Kennedy further expressed his disdain: “Not one insurance company provides equal access to mental health on par with medical and surgical care.” He continued: “The insurance system is not designed to treat people with mental illness. They cost too much because they don’t intervene early enough.”
NEW YORK, NEW YORK - DECEMBER 05: Mehmet C. Oz, Charlamagne tha God, Patrick J. Kennedy, and Brandon ... [+] Marshall attend 2019 Forbes Healthcare Summit at the Jazz at Lincoln Center on December 05, 2019 in New York City. (Photo by Steven Ferdman/Getty Images)
Getty Images
The former House Representative and co-founder of Psych Hub, whose own father, Senator Ted Kennedy, died of a brain tumor, tied the nation’s stigma to his personal upbringing.
“We’re in such denial as a country. Just like my family.”
Treatment
Charlamagne, Kennedy and Marshall all agreed that treatment needs to be widely accessible. They also shared what treatment approaches worked for them.
For Charlamagne, “therapy, meditation and float therapy worked for me.”
Kennedy is a strong advocate for counseling, medications and 12-step programs, all of which benefited him.
Marshall discussed the five pillars: training, fuel (nutrition), mental fitness, recovery and team support (TRY).
As an internal medicine and addiction medicine physician who’s cared for many patients with mental illness, I firmly believe that treatment can be lifesaving. Medications (e.g. antidepressants, anxiolytics, antipsychotics, etc.) as well as behavioral therapies can be very effective. Most of my patients, now on stable, long-term treatment, are living functional and productive lives.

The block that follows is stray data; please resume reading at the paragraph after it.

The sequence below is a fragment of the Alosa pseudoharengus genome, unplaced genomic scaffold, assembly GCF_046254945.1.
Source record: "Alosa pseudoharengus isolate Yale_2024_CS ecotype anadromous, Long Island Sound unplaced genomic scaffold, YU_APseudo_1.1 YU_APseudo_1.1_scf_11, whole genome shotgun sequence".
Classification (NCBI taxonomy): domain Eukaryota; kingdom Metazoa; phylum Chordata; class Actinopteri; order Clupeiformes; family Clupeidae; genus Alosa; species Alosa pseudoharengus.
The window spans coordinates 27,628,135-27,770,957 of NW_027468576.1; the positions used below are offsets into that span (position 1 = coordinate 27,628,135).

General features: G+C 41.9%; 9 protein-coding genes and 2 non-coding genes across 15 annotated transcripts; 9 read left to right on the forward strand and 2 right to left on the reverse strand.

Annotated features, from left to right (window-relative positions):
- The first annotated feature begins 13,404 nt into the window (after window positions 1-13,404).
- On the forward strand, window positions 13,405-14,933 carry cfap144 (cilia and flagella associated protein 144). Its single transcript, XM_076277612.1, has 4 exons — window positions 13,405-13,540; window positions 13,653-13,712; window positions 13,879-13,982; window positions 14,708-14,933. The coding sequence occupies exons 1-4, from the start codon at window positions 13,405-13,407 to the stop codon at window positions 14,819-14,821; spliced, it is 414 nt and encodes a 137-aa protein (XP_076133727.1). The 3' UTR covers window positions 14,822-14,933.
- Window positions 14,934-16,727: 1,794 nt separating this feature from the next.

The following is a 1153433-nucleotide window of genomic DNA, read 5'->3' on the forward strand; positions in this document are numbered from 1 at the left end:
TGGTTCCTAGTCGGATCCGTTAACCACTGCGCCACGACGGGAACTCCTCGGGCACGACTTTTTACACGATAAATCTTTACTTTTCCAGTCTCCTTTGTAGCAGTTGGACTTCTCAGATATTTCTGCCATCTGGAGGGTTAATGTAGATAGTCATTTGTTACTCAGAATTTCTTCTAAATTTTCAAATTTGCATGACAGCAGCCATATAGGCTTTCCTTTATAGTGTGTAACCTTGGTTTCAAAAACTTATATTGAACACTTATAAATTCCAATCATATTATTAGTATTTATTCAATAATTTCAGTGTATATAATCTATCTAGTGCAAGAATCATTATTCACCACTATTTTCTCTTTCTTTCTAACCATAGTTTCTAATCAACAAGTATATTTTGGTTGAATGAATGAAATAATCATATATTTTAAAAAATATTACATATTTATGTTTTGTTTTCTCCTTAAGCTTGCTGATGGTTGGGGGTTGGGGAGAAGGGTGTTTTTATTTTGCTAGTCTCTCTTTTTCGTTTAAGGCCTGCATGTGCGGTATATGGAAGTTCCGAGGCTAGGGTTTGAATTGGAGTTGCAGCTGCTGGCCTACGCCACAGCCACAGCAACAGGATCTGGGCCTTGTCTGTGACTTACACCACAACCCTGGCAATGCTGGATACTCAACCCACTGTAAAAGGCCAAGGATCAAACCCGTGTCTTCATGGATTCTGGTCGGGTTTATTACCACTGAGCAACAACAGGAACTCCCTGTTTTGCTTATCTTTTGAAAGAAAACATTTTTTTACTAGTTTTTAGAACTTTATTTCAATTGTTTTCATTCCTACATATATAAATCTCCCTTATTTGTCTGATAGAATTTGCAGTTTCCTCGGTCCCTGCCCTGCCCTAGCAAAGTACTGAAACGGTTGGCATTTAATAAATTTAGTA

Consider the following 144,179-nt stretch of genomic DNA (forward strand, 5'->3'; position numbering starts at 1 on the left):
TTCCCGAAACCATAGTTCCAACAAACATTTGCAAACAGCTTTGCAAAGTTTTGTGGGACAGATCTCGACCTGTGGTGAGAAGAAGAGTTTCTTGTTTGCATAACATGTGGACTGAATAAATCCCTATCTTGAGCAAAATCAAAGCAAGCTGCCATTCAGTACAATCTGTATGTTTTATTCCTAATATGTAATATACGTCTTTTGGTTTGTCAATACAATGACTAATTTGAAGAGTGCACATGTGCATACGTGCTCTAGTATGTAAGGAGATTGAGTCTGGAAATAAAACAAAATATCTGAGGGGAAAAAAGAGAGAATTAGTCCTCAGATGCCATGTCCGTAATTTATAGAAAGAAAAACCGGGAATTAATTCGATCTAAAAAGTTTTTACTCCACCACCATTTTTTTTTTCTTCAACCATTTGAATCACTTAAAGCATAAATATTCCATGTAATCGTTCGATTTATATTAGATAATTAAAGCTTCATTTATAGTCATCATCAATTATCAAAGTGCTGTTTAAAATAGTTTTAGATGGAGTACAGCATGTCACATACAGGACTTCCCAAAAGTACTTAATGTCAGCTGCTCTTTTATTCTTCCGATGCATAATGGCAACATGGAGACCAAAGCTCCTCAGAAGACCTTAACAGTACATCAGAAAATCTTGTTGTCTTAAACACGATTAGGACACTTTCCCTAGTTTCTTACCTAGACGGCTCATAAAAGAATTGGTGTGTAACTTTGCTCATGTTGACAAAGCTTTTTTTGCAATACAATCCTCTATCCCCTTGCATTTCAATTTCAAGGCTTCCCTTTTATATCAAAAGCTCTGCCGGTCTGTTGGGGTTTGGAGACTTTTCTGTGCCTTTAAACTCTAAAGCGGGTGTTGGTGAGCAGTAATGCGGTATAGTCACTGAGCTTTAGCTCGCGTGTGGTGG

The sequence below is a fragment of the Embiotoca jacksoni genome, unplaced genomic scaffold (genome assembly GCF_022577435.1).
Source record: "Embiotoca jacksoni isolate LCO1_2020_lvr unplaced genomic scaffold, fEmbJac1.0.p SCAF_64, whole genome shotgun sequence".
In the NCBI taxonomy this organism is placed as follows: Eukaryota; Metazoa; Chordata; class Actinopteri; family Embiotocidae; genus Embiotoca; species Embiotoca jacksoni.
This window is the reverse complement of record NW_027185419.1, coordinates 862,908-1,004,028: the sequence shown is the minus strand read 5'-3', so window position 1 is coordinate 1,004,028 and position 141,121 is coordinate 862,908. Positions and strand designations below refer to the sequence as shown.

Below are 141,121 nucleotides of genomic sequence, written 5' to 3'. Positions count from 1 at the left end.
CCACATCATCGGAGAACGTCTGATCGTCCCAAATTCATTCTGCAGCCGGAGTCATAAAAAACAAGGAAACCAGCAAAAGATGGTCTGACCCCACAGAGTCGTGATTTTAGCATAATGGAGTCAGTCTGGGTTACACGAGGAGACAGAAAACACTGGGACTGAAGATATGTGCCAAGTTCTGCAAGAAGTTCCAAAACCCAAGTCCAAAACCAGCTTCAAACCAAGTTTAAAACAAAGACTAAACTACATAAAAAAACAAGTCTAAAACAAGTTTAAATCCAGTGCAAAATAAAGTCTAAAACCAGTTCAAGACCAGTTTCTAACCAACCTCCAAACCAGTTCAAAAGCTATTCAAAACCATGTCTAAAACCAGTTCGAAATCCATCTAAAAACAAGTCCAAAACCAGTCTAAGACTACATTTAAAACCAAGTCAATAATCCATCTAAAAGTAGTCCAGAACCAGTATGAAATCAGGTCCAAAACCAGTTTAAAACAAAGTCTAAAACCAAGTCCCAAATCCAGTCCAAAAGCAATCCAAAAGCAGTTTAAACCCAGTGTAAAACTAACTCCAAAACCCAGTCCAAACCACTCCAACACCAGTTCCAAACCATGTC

Reasons to be Hopeful
Despite the widespread prevalence of mental illness and the harrowing moments experienced by the panelists, all three speakers were optimistic, and are proactively addressing this growing health problem.
Marshall’s face lit up when discussing Project 375, a nonprofit co-founded by the former New York Jets star and his wife, Michi Marshall, that aims to destigmatize mental illness through conversation and education. “We need to focus on the fundamentals of health” including nutrition and support systems.
Charlamagne believed that most people – his parents included – never had the tools to get the care they need and deserve. “We need to invest in our mental health.”
Speaking of investment, Kennedy passionately vocalized the stark contrast between funding for HIV versus mental illness. “We’re only spending $500 million for mental health issues compared to $24 billion for AIDS.”
“We need to launch NASA not into outer space but into *inner* space.”
Former Congressman Patrick Kennedy
Kennedy asserted the importance of investing in neuroscience research: addiction, Alzheimer’s, Parkinson’s. And he said we needed to reward insurance companies that cover these illnesses.
*****************
A common motto in my line of work is ‘The opposite of addiction isn’t sobriety, it’s connection.’ And this was certainly a recurring theme in this panel: the need for strong support systems. Find someone you trust who you can talk to: mother, cousin, colleague, teacher, priest. Then get the medical attention you need: primary care, psychiatrist, therapist, clinical social worker. I am also a firm believer in holistic health, akin to Brandon Marshall’s pillars: eat healthy and regular meals; get adequate sleep; do things you enjoy (exercise, travel, comedy, movies, etc.); and most importantly, surround yourself with people who genuinely care about you. Together, we can replace the silence and stigma with mental wellness and success!

Post a Comment

0 Comments